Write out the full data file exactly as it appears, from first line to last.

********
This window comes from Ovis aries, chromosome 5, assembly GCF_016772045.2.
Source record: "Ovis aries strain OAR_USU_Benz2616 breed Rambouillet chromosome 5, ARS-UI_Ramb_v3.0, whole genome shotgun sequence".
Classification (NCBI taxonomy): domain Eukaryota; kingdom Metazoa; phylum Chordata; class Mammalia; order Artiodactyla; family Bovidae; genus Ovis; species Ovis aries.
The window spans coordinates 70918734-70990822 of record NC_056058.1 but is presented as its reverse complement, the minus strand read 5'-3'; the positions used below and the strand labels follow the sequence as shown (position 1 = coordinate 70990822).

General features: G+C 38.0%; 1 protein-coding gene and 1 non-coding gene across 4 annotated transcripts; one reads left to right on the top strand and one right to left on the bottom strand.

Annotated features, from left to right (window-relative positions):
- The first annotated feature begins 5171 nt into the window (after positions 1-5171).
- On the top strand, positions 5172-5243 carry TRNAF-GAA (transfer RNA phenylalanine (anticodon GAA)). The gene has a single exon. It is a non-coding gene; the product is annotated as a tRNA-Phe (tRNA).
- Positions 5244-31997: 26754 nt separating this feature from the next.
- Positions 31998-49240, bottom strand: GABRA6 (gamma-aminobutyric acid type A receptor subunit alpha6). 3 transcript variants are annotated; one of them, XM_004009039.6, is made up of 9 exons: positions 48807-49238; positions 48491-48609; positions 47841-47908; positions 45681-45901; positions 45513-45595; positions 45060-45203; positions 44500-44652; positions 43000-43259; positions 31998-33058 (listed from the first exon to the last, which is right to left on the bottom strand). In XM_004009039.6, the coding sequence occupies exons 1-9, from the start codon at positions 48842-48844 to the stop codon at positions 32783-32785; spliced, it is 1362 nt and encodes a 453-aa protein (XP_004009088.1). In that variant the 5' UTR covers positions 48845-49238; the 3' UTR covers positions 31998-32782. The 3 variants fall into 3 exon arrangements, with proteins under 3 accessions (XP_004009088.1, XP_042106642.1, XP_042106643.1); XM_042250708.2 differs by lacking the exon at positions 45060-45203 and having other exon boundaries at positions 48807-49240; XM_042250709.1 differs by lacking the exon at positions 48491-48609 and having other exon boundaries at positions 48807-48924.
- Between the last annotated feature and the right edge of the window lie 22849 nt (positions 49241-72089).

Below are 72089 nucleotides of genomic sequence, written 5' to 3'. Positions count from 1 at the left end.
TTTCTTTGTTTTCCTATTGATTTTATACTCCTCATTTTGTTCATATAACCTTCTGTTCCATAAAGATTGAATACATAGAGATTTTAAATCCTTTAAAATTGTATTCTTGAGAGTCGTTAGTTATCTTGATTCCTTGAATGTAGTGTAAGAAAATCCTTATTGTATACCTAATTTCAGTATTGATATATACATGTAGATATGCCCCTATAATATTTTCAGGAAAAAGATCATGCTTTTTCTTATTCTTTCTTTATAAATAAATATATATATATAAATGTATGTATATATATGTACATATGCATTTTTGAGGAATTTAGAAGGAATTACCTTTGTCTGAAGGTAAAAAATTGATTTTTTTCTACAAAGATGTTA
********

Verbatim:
This window comes from Ovis aries, chromosome 5, assembly GCF_016772045.2.
Source record: "Ovis aries strain OAR_USU_Benz2616 breed Rambouillet chromosome 5, ARS-UI_Ramb_v3.0, whole genome shotgun sequence".
Classification (NCBI taxonomy): domain Eukaryota; kingdom Metazoa; phylum Chordata; class Mammalia; order Artiodactyla; family Bovidae; genus Ovis; species Ovis aries.
The window spans coordinates 70918734-70990822 of record NC_056058.1 but is presented as its reverse complement, the minus strand read 5'-3'; the positions used below and the strand labels follow the sequence as shown (position 1 = coordinate 70990822).

General features: G+C 38.0%; 1 protein-coding gene and 1 non-coding gene across 4 annotated transcripts; one reads left to right on the top strand and one right to left on the bottom strand.

Annotated features, from left to right (window-relative positions):
- The first annotated feature begins 5171 nt into the window (after positions 1-5171).
- On the top strand, positions 5172-5243 carry TRNAF-GAA (transfer RNA phenylalanine (anticodon GAA)). The gene has a single exon. It is a non-coding gene; the product is annotated as a tRNA-Phe (tRNA).
- Positions 5244-31997: 26754 nt separating this feature from the next.
- Positions 31998-49240, bottom strand: GABRA6 (gamma-aminobutyric acid type A receptor subunit alpha6). 3 transcript variants are annotated; one of them, XM_004009039.6, is made up of 9 exons: positions 48807-49238; positions 48491-48609; positions 47841-47908; positions 45681-45901; positions 45513-45595; positions 45060-45203; positions 44500-44652; positions 43000-43259; positions 31998-33058 (listed from the first exon to the last, which is right to left on the bottom strand). In XM_004009039.6, the coding sequence occupies exons 1-9, from the start codon at positions 48842-48844 to the stop codon at positions 32783-32785; spliced, it is 1362 nt and encodes a 453-aa protein (XP_004009088.1). In that variant the 5' UTR covers positions 48845-49238; the 3' UTR covers positions 31998-32782. The 3 variants fall into 3 exon arrangements, with proteins under 3 accessions (XP_004009088.1, XP_042106642.1, XP_042106643.1); XM_042250708.2 differs by lacking the exon at positions 45060-45203 and having other exon boundaries at positions 48807-49240; XM_042250709.1 differs by lacking the exon at positions 48491-48609 and having other exon boundaries at positions 48807-48924.
- Between the last annotated feature and the right edge of the window lie 22849 nt (positions 49241-72089).

Below are 72089 nucleotides of genomic sequence, written 5' to 3'. Positions count from 1 at the left end.
TTTCTTTGTTTTCCTATTGATTTTATACTCCTCATTTTGTTCATATAACCTTCTGTTCCATAAAGATTGAATACATAGAGATTTTAAATCCTTTAAAATTGTATTCTTGAGAGTCGTTAGTTATCTTGATTCCTTGAATGTAGTGTAAGAAAATCCTTATTGTATACCTAATTTCAGTATTGATATATACATGTAGATATGCCCCTATAATATTTTCAGGAAAAAGATCATGCTTTTTCTTATTCTTTCTTTATAAATAAATATATATATATAAATGTATGTATATATATGTACATATGCATTTTTGAGGAATTTAGAAGGAATTACCTTTGTCTGAAGGTAAAAAATTGATTTTTTTCTACAAAGATGTTA